That's right ladies and gentlemen, In Illinois DUI arrests, the State can not only require that you be "tested" to see if you have violated DUI law after you are already under arrest, not only can they ignore the scientifically accepted standard of replicate testing, but according to this recent gem of a case, "substantial compliance" (that means just about sort of maybe compliance) is just fine. Way to go!

Thursday, May 27, 2010

Illinois DUI law and Obama Drug Policy: Smoke Pot Months Ago, Get a DUI

Here's an interesting article on DUI based on marijuana:
Opposing Views: Obama Drug Policy: Smoke Pot Months Ago, Get a DUI

In Illinois, even the presence of a metabolite of marijuana in the blood or urine of a motorist is a criminal offense. A metabolite is an inert substance (meaning a substance that has no effect) that is left over in the blood or urine even after the active substance which might cause impairment is no longer present. This is an absurdity in Illinois DUI law which means that even if a driver smoked marijuana a day earlier and is not currently impaired or affected in any way while driving, he or she will still be found guilty of committing the offense of DUI.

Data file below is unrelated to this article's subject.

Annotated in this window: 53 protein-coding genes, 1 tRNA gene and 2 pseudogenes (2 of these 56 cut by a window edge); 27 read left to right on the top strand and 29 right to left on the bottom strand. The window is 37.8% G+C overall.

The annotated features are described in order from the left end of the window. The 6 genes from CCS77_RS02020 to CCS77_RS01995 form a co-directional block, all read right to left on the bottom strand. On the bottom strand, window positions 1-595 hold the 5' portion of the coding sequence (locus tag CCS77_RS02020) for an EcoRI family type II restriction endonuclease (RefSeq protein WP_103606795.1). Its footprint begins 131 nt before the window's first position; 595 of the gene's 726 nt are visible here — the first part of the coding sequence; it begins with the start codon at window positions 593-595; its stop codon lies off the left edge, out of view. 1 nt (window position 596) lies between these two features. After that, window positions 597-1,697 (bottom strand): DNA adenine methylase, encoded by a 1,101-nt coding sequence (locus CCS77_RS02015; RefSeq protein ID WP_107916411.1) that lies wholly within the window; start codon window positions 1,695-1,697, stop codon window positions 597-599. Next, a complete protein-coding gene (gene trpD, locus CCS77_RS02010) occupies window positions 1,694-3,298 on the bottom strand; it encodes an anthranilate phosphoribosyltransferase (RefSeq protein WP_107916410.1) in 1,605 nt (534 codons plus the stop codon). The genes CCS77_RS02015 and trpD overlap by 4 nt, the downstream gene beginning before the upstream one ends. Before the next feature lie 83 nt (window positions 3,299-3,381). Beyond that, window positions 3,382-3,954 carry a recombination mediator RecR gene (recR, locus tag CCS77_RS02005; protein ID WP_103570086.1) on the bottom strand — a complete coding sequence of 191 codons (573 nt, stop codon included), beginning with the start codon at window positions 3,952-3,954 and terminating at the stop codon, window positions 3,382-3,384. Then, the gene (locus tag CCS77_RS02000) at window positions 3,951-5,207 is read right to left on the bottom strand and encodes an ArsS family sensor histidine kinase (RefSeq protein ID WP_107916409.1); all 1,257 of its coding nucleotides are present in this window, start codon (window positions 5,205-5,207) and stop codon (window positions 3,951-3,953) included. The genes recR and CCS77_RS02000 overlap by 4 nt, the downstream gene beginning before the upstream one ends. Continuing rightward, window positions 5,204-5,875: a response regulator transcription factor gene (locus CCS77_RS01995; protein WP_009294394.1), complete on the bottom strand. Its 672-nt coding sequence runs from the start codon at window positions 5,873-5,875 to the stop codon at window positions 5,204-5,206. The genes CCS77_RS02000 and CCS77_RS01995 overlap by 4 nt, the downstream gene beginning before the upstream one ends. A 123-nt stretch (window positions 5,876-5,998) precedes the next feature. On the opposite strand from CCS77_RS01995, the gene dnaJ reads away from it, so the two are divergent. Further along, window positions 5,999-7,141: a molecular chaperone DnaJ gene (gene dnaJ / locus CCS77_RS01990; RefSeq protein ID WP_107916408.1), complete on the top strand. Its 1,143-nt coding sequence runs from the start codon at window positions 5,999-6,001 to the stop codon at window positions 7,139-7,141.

Such a law may have made sense decades ago when more specific methods of testing for the presence of intoxicating substances like marijuana were not readily available, but nowadays, this law makes the "stupid" pile.

Tuesday, April 27, 2010

Judge throws out DUI evidence against Chicago cop in fatal crash :: CHICAGO SUN-TIMES :: Metro & Tri-State

Every day, seasoned criminal and DUI defense lawyers in Illinois rail against weak investigations that result in DUI arrests. In particular, Chicago police officers are poorly trained for DUI enforcement, minimally document their investigations (most DUI reports written by Chicago Police officers contain only a single paragraph or two recording the entirety of their observations), and are rarely held to a high standard. This creates a two-edged sword, which can clearly be seen in recent decision of a Cook County, Illinois Judge which will result in dismissal of DUI and Reckless homicide charges against Chicago police officer John Ardelean.